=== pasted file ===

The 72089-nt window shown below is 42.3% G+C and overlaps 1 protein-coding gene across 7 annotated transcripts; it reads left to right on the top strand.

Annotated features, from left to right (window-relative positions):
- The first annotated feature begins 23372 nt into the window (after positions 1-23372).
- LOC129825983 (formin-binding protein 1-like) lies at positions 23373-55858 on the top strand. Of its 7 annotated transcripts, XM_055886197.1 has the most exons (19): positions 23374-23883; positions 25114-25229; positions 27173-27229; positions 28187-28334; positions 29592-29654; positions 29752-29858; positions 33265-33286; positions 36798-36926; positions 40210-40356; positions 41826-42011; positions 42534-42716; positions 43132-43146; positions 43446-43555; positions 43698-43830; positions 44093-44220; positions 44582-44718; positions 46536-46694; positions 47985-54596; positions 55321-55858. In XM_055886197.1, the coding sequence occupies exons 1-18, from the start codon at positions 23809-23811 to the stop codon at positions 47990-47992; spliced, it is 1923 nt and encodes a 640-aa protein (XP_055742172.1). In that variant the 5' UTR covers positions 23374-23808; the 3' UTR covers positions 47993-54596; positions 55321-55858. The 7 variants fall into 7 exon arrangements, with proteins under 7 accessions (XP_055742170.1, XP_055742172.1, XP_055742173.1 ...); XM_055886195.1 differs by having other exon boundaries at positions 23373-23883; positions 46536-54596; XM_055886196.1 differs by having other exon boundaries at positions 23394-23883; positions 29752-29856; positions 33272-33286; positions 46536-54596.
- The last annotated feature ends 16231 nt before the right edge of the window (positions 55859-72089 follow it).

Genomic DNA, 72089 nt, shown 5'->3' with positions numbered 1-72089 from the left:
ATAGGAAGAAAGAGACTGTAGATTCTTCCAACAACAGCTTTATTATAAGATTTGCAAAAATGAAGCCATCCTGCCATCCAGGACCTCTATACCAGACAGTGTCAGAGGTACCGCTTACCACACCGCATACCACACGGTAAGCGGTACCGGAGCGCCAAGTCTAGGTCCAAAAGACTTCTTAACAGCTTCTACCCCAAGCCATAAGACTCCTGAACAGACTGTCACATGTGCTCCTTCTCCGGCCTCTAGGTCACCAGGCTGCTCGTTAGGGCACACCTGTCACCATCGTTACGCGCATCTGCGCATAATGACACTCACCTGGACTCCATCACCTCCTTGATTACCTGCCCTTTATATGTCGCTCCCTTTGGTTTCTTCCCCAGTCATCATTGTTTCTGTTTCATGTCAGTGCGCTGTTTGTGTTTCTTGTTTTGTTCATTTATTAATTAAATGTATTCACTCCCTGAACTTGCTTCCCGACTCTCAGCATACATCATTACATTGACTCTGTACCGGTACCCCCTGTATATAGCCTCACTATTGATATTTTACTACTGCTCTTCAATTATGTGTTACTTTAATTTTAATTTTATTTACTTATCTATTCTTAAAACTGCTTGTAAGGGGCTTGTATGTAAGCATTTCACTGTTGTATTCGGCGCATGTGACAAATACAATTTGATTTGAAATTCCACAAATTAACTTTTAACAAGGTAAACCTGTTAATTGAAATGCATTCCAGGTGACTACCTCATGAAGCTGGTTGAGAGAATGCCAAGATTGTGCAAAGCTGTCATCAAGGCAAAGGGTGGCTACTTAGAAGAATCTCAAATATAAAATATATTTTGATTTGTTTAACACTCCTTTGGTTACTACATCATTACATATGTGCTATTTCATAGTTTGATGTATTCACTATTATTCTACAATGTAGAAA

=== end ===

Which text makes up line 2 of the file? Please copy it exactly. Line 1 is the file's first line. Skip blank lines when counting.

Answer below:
Annotated features, from left to right (window-relative positions):